Dry Cracked HeelHow To Treat Cracked Heels

How to treat cracked heels is a common question at this time of year. You might have been on holidays or getting around in sandals, thongs or bare feet due to the warmer weather.

Heel cracks are something we are all prone to, but some conditions make you more likely to develop this painful problem.

·         Dermatitis

·         Psoriasis

·         Keratoderma

·         Dry skin

·         Conditions like diabetes and hypothyroidism

These conditions can cause hard dry thickened skin around the edges of your heels.

We all become more likely to develop this thick skin if we are overweight, standing on hard surfaces a lot, or wearing open backed footwear like thongs and slides.

As we stand and walk or run the cushioning pad of fatty tissue under our heels will expand. The skin surrounding this fat pad needs to be both strong and flexible as it is constantly moving and stretching with every step we take.

Dry thick skin loses its flexibility so is more liable to split and crack instead of move and stretch.

Think of your skin like a healthy green leaf on a tree which is soft and flexible. Once it falls from the tree it becomes dry and brittle and will crack or crumble when you try and bend it.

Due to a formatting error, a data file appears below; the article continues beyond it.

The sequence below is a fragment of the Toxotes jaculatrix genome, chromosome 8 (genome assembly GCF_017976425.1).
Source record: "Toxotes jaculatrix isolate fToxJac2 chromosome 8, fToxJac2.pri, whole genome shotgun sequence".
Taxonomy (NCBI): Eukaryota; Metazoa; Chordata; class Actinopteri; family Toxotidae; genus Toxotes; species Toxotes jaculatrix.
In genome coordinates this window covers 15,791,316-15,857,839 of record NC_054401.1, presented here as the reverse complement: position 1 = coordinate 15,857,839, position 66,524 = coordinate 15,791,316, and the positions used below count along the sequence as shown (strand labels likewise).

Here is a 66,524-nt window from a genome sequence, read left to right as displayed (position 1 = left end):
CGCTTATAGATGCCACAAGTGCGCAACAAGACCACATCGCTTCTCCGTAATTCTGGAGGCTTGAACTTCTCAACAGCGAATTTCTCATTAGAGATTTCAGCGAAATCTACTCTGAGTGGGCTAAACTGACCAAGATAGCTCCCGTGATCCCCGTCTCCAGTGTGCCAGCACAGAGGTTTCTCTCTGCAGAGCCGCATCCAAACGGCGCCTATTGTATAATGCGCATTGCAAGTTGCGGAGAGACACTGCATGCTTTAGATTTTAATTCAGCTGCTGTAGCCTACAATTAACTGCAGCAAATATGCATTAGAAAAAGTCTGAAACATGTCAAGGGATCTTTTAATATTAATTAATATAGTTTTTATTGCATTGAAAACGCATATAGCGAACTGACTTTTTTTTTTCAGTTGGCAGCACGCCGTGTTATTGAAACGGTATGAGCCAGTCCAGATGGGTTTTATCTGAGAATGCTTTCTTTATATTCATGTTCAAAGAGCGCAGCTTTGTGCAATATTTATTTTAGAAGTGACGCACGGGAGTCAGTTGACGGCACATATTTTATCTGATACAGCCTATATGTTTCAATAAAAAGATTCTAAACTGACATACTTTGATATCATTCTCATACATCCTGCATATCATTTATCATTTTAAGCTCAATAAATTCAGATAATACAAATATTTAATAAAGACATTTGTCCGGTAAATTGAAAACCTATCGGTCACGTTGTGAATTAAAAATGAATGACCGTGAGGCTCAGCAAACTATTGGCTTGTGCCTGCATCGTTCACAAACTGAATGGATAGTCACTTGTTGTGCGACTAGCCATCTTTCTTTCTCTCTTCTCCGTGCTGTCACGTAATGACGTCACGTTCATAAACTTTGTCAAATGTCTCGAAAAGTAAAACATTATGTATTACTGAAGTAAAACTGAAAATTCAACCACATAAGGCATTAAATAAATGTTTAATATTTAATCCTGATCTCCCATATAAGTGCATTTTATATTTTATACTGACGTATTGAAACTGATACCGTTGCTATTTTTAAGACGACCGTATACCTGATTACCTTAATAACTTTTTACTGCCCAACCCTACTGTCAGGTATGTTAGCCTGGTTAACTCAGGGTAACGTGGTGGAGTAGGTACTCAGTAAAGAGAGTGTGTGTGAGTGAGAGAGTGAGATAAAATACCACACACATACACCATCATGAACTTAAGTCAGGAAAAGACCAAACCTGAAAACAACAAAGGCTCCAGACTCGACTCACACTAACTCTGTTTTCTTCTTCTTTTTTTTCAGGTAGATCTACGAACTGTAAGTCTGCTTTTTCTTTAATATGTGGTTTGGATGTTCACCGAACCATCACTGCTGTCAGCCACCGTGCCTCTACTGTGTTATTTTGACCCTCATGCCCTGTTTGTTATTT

The first signs will be small splits on the surface of the heels. If left untreated these weak points in the skin will deepen and become painful to stand on. In severe cases they can bleed and become prone to infection then you should seek professional help for any foot wound.

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Preventing Cracked Heels

Firstly you should seek medical advice if you have any of the conditions listed above, and ensure they are managed optimally.

Looking after the thick skin will involve regular moisturising, preferably with a product designed specifically for dry cracked heels. This is likely to contain ingredients like Urea, Lactic Acid, or Salicylic Acid. These should be used in conjunction with a pumice stone or foot file to remove excess hard skin by gently rubbing over the area. It is safer to avoid using implements that resemble graters or contain blades.

Use dressings and antiseptic if cracks are deep or painful to help prevent infection. People with diabetes should be especially careful of foot wounds and seek professional advice without delay.

If home management does not improve your heels after 2 weeks then it is time to get professional help.

This could involve

·         Revoval of the hard skin by a podiatrist using a sterile surgical blade

·         Strapping the area to protect the skin

·         The use of heel cups or gel pads to assist with shock absorption

·         Using products to hold the edges of cracks together allowing them to heal.

Podiatrists are the best people to deal with all kinds of foot problems, and can advise you on the best treatments available for cracked heels or dry skin.

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